18/03/2008 (Bloomberg) - India, the world's second-biggest buyer of vegetable oils, banned exports of all edible oils to boost local supplies amid concern a smaller winter oilseed crop may worsen a shortage.
The one-year restriction is effective from yesterday, the directorate general of foreign trade said on its Web site today. Edible oil shipments from the South Asian nation comprise mostly groundnut oil and coconut oil to the U.S., Europe and China.
India cut the levy on vegetable oil imports four times last year to the lowest since at least 2000, joining China, Malaysia and Thailand in securing food supplies. Prime Minister Manmohan Singh's government has curbed exports of rice and wheat, capped retail fuel prices and banned some commodities trading to curb inflation before general elections in May 2009.
``Ban on exports is another step to ensure that local prices of edible oils don't flare up,'' B.V. Mehta, executive director at the Solvent Extractors' Association, said in a phone interview in Mumbai. ``Government could take more steps such as reducing import duties or banning futures trade in oilseeds.''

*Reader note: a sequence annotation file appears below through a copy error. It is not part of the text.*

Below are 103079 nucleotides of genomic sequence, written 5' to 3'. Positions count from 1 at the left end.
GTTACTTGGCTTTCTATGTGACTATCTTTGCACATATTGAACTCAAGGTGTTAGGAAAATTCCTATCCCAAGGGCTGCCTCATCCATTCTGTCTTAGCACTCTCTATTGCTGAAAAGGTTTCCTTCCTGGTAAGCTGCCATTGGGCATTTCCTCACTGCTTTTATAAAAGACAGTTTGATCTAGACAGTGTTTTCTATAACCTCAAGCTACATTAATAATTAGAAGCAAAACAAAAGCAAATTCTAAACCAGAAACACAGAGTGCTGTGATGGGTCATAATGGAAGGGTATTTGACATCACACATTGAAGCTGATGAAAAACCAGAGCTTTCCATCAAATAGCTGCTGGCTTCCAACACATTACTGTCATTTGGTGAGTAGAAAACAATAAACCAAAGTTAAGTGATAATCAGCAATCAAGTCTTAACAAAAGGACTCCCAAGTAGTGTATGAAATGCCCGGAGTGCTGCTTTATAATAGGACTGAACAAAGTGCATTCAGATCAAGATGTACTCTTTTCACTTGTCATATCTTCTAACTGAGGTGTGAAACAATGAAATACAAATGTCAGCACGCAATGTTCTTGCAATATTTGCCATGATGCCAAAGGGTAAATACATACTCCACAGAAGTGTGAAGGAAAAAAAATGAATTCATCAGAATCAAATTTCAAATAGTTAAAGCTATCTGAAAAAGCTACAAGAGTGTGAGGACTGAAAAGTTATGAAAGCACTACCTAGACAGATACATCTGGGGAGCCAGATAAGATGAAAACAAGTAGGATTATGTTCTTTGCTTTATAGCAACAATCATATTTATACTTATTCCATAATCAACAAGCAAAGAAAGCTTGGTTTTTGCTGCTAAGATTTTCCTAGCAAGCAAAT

Finance Minister Palaniappan Chidambaram yesterday said the government would take steps to curb food prices that have driven up inflation to a nine-month high.
The South Asian nation relies on imports to meet half its edible oil needs. It buys palm oil from Indonesia and Malaysia, and soybean oil from Argentina and Brazil. Palm oil and soybean oil prices reached record this month on demand for food and fuels.
The country exported 30,000 tons of groundnut oil in the November-February period, according to the Solvent Extractors' Association. It didn't export the commodity last year.
Soybeans, soybean oil and mustard oilseed prices fell on the National Commodity & Derivatives Exchange in Mumbai today. Prices of soybean oil for April delivery declined as much as 3.9 percent, while mustard oilseed for May delivery dropped 4 percent.
``The market is clearly in a panic mode. Nobody is sure about what step the government could take next,'' Mehta said.
India's edible oil imports tripled to 430,992 metric tons in February from a year ago amid expectation of a surge in domestic demand as winter oilseed crop is forecast to drop on bad weather.
Winter-sown oilseeds harvest may decline to 8.6 million tons from 9.52 million tons a year earlier, Mehta said March 3. Output of mustard seeds, the nation's biggest winter-sown oilseed crop, may fall 15 percent to 5.09 million tons this year, he said.